This fascinating museum at Llanystumdwy, just outside of Criccieth, tells the story of one of the greatest statesmen of the 20th century. As Chancellor of the Exchequer and later Prime Minister David Lloyd George introduced the old age pension, led the country during World War I and he gave women the vote. The museum brings to life his childhood with a unique display of objects, a film about his life, astonishing 'talking head' speeches, a Victorian schoolroom and library. Highgate, Lloyd George’s boyhood home, has been recreated as it was when he lived there (between 1864 and 1880), including his Uncle Richard’s shoemaking workshop. The Victorian cottage garden is a pleasure to walk around and Lloyd George’s riverside grave is just a short walk away. An enriching and absorbing day out.
These beautiful Grade I listed gardens are a wonderful place to stroll around and enjoy an unhurried few hours. Eight miles of paths and trails wind you through 70 acres of rare trees and plant species – some of which were planted over one hundred and fifty years ago. The gardens are also a SSSI (Site of Special Scientific Interest) and are an important habitat to wildlife including rare horseshoe and whiskered bats, otters and water voles. The gardens accompany a statuesque Regency mansion house (built in the 1830s and also Grade I listed) which was originally the seat of Lord Newborough. It is now a wedding venue. You’ll find craft and design workshops, a gallery and shop. There are some lovely picnic areas as well as the friendly Black Cat Café which serves hot and cold food.
This is a delightful Grade II listed 16th-century manor house which sits snug on a wooded hillside overlooking the beach at Porth Neigwl (also known as Hell’s Mouth). In the 1930s the house was rescued from neglect by friends of Sir Clough Williams-Ellis (architect and creator of Portmeirion) – the Keatings sisters. Keen conservationists, they lovingly restored the house and ornamental gardens, finally bequeathing it to the National Trust. Today it is the only organic National Trust Garden in Wales and at just one acre it’s a delightfully Bijoux visit. You’ll find beautiful flowering trees and shrubs, colourful beds framed by box hedges and a careful balance of native and cultivated plants. The views from the grounds and gardens across Cardigan Bay are among the most spectacular in Britain. It’s a delight to visit whatever the season.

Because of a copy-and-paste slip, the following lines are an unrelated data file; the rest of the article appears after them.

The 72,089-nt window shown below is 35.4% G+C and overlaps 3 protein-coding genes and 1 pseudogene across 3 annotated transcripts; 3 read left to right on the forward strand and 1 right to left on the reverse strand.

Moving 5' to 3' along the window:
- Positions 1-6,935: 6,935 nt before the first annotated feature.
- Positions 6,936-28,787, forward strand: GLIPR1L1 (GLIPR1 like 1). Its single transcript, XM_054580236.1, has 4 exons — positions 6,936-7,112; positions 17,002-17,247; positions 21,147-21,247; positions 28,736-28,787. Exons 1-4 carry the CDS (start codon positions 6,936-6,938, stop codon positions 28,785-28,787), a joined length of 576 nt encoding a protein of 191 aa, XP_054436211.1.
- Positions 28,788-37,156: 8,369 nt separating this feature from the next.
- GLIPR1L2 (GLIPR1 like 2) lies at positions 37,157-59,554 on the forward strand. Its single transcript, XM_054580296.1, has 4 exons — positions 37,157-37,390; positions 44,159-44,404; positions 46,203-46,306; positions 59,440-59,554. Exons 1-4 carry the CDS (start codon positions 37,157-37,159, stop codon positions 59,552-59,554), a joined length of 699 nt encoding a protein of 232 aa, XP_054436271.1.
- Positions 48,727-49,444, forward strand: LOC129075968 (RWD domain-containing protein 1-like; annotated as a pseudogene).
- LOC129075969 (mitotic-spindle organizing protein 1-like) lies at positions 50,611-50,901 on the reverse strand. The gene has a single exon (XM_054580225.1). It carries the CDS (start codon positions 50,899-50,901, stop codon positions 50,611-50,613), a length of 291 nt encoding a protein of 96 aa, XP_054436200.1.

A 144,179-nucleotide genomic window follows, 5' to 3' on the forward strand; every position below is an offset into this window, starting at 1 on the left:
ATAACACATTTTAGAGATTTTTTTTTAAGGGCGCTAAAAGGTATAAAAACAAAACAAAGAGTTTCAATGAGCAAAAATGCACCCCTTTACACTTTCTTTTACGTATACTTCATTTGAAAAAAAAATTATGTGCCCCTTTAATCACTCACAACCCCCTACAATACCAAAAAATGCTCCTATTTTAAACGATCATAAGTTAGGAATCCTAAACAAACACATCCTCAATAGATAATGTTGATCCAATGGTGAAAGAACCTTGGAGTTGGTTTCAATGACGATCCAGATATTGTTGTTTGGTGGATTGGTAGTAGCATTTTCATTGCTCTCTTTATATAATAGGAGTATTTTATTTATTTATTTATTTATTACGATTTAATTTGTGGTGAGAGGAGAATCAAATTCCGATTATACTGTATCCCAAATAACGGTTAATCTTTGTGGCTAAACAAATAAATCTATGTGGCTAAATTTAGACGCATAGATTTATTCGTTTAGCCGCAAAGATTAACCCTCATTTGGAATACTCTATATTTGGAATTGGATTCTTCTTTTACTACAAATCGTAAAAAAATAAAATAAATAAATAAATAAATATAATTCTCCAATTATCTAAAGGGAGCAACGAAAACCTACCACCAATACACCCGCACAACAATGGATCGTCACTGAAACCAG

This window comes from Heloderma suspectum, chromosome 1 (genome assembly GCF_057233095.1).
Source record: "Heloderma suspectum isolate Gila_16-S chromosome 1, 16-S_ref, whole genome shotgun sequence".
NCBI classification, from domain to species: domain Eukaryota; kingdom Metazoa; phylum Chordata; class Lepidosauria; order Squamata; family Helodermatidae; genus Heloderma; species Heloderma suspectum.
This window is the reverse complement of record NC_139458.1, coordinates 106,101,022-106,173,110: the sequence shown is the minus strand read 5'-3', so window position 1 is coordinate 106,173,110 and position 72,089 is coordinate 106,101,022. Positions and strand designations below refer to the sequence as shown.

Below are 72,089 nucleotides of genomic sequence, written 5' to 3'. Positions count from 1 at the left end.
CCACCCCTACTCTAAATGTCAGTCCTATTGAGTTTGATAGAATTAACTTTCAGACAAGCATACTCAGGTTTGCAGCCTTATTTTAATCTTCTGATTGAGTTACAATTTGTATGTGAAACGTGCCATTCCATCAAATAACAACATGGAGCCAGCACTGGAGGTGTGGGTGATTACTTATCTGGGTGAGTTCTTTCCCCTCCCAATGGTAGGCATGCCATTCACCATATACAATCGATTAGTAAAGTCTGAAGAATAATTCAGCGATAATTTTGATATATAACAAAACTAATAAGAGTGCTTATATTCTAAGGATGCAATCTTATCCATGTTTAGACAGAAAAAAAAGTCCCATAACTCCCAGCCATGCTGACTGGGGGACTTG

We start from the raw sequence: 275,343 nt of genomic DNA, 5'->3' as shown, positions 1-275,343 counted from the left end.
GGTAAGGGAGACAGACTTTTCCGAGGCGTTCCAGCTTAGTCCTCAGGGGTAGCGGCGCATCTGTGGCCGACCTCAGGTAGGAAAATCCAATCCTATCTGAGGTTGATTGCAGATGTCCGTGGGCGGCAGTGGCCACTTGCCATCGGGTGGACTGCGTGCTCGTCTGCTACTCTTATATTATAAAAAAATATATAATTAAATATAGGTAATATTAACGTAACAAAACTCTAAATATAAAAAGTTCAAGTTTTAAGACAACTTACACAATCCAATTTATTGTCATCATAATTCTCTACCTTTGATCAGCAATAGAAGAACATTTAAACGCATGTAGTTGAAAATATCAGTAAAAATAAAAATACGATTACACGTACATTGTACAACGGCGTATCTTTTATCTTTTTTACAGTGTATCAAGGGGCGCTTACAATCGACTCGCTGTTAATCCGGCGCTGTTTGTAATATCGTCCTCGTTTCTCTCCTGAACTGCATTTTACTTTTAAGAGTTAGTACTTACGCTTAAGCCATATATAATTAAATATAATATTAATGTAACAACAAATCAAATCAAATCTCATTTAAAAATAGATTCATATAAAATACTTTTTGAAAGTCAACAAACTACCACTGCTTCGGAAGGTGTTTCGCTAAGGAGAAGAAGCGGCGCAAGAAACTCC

Sister to the wonderful Ffestiniog Railway, but by no means in her shadow, the Welsh Highland Railway is the UK’s longest heritage railway. It runs 25 miles from its start next to the awe-inspiring UNESCO World Heritage Site of Caernarfon Castle. From there it steams forth into the foothills of Snowdonia passing lakes, forests and stunning mountain scenery. You’ll descend into the pretty mountain village of Beddgelert before swooping through the Beddgelert Forest and crossing the remarkable Aberglaslyn Pass. The journey ends at Porthmadog. The ride is an absolute joy – from the beautifully upholstered period carriages and first class Pullman luxury to the freshly-cooked food which you can have delivered to your seat. Another day out that’s guaranteed to generate big smiles.
Take a look at our full selection of holiday properties in this beautiful and timeless corner of Wales. The perfect place to leave it all behind.
And we don't list any properties we wouldn't be happy holidaying in ourselves so we know you will love where you stay.
Little Bakehouse Criccieth, Lleyn Once a school house, then a bakehouse, now converted to a great holiday cottage close to the beach, Castle and the famous Cadwalader's ice cream shop!
Sleeps : 4+1
£375 - £645 per week
Changeover day : Sat
Y Bwthyn Criccieth, Lleyn "This pretty stone cottage is welcoming at any time of the year. Shops, café's, castle, beach and even an ice cream parlour all just a few steps away."
Sleeps : 4
£310 - £765 per week
Changeover day : Sat